An overview of PBB and PLSB

By Daniel Joseph Barry, TPACK -- This companion article to "Multipoint PBB-TE and T-MPLS" provides an overview of Provider Backbone Bridging and introduces Provider Link State Bridging, a link-state protocol alternative to Spanning Tree Protocol.

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This companion article to "Multipoint PBB-TE and T-MPLS" provides an overview of Provider Backbone Bridging and introduces Provider Link State Bridging, a link-state protocol alternative to Spanning Tree Protocol.

By DANIEL JOSEPH BARRY
TPACK

Provider Backbone Bridging (PBB) operates in exactly the same manner as IEEE 802.1ad (Q-in-Q). However, instead of operating on Customer and Service MAC addresses, a new Backbone MAC (B-MAC) address is used. The B-MAC is added at the edge of the PBB network, which is expected to be administered by a carrier or carriers' carrier.

PBB uses Multiple Spanning Tree Protocol (MSTP) to establish rooted broadcast domains in the network, with each domain associated with a Backbone Virtual LAN (B-VLAN). Unknown MAC addresses are only broadcast within the given B-VLAN.

With the I-SID, PBB also improves the scalability of Ethernet, which previously was restricted to 4,094 service instances due to the limited 12-bit VLAN field. The 24-bit I-SID now supports up to 16 million service instances. This effectively separates services from transport with services identified by the I-SID and the "transport" indicated by the B-VLAN broadcast domain.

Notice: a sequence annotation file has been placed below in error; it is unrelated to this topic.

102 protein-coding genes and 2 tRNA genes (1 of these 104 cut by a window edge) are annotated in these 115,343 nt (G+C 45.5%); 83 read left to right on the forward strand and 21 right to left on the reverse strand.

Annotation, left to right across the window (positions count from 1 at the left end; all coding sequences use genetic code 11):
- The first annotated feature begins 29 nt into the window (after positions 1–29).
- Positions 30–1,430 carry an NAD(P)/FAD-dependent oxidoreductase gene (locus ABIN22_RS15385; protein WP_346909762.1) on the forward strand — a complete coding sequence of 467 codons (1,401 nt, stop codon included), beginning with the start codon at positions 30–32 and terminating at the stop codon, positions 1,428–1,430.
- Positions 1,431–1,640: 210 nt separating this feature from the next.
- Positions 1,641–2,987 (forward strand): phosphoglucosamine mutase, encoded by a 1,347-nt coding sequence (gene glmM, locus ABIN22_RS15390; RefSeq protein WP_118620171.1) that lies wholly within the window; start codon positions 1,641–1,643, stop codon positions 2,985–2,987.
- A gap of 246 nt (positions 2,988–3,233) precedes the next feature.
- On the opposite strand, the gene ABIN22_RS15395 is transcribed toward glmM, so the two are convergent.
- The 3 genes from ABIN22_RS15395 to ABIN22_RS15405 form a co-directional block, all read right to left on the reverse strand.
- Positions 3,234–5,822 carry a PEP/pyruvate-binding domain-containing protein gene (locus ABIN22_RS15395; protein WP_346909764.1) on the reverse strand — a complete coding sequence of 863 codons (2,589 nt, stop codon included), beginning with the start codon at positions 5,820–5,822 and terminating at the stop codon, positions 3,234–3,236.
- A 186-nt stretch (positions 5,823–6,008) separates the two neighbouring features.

Figure 1 depicts two key PBB components, the I-Component and the B-Component. The I-Component is responsible for mapping customer Ethernet traffic to the appropriate I-SID. The mapping can be per port, per port+S-VLAN, or per port+S-VLAN+C-VLAN. The B-Component is then responsible for mapping the I-SIDs to the appropriate B-VLANs.


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Figure 1. PBB I- and B-Components (adapted from Nokia Siemens Networks)


Thus, PBB is a connectionless network based on Ethernet but with additions to improve scalability and separation of customer and backbone traffic. However, it lacks determinism in that it cannot be predicted which path traffic will take through the network. Each node learns where to forward packets, but should a change occur in the network, the paths to each destination B-MAC address need to be relearned by all nodes, leading to new traffic paths.

The PBB frame format (Figure 2) does provide one advantage in this regard: self-defining packets. Looking at the header of a PBB packet extracted at any point in the network will tell you where the packet came from, where it is going, which service it belongs to and which customer is being serviced. This is very useful information for troubleshooting and difficult to emulate in MPLS networks, since MPLS labels are switched at each node.


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Figure 2. Provider Backbone Bridging Frame Format (I-SID and 802.1ad DA/SA contained in I-TAG, B-VLAN contained in B-TAG etc.)

The combination of PBB and PBB-TE thus provides both point-to-point and multipoint connectivity. PBB and PBB-TE can be run on the same network from the same Carrier Ethernet switch, at the same time. In this regard, the combination of PBB and PBB-TE is similar to the combination of MPLS label switched paths (LSPs) and virtual private LAN service (VPLS) that is implemented in routers.

Introducing PLSB

One of the criticisms of PBB that was addressed in PBB-TE was the use of Spanning Tree Protocol (STP) as a control plane. Since STP endeavors to remove loops by closing ports and links, the use of STP results in wasted resources. It is also slow to recover from changes that take place in the network and to recalculate the optimal paths in the network (a process referred to as "convergence").